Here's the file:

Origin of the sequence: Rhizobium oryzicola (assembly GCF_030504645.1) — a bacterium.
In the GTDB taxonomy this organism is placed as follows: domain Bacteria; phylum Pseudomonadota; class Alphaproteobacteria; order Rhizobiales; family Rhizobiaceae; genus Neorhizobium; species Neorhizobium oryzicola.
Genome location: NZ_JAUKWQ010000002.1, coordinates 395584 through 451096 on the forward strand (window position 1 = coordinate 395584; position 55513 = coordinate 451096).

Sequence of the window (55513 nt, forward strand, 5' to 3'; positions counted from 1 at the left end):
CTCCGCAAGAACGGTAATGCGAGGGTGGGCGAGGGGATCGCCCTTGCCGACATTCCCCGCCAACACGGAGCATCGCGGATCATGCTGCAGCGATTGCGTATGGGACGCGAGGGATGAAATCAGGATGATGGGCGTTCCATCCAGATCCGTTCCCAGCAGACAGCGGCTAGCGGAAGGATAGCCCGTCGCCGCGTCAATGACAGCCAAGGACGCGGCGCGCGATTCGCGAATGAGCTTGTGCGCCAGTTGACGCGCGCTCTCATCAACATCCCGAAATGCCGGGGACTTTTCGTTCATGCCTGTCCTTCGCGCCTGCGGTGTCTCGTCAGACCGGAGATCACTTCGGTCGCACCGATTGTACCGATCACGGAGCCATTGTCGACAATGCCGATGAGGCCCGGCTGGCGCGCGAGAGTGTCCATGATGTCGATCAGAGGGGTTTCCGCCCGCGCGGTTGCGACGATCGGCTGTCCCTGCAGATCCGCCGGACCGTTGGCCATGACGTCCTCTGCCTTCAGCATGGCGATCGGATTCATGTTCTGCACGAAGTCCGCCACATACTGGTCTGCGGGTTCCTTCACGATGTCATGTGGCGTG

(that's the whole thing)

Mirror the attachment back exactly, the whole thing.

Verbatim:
Origin of the sequence: Rhizobium oryzicola (assembly GCF_030504645.1) — a bacterium.
In the GTDB taxonomy this organism is placed as follows: domain Bacteria; phylum Pseudomonadota; class Alphaproteobacteria; order Rhizobiales; family Rhizobiaceae; genus Neorhizobium; species Neorhizobium oryzicola.
Genome location: NZ_JAUKWQ010000002.1, coordinates 395584 through 451096 on the forward strand (window position 1 = coordinate 395584; position 55513 = coordinate 451096).

Sequence of the window (55513 nt, forward strand, 5' to 3'; positions counted from 1 at the left end):
CTCCGCAAGAACGGTAATGCGAGGGTGGGCGAGGGGATCGCCCTTGCCGACATTCCCCGCCAACACGGAGCATCGCGGATCATGCTGCAGCGATTGCGTATGGGACGCGAGGGATGAAATCAGGATGATGGGCGTTCCATCCAGATCCGTTCCCAGCAGACAGCGGCTAGCGGAAGGATAGCCCGTCGCCGCGTCAATGACAGCCAAGGACGCGGCGCGCGATTCGCGAATGAGCTTGTGCGCCAGTTGACGCGCGCTCTCATCAACATCCCGAAATGCCGGGGACTTTTCGTTCATGCCTGTCCTTCGCGCCTGCGGTGTCTCGTCAGACCGGAGATCACTTCGGTCGCACCGATTGTACCGATCACGGAGCCATTGTCGACAATGCCGATGAGGCCCGGCTGGCGCGCGAGAGTGTCCATGATGTCGATCAGAGGGGTTTCCGCCCGCGCGGTTGCGACGATCGGCTGTCCCTGCAGATCCGCCGGACCGTTGGCCATGACGTCCTCTGCCTTCAGCATGGCGATCGGATTCATGTTCTGCACGAAGTCCGCCACATACTGGTCTGCGGGTTCCTTCACGATGTCATGTGGCGTG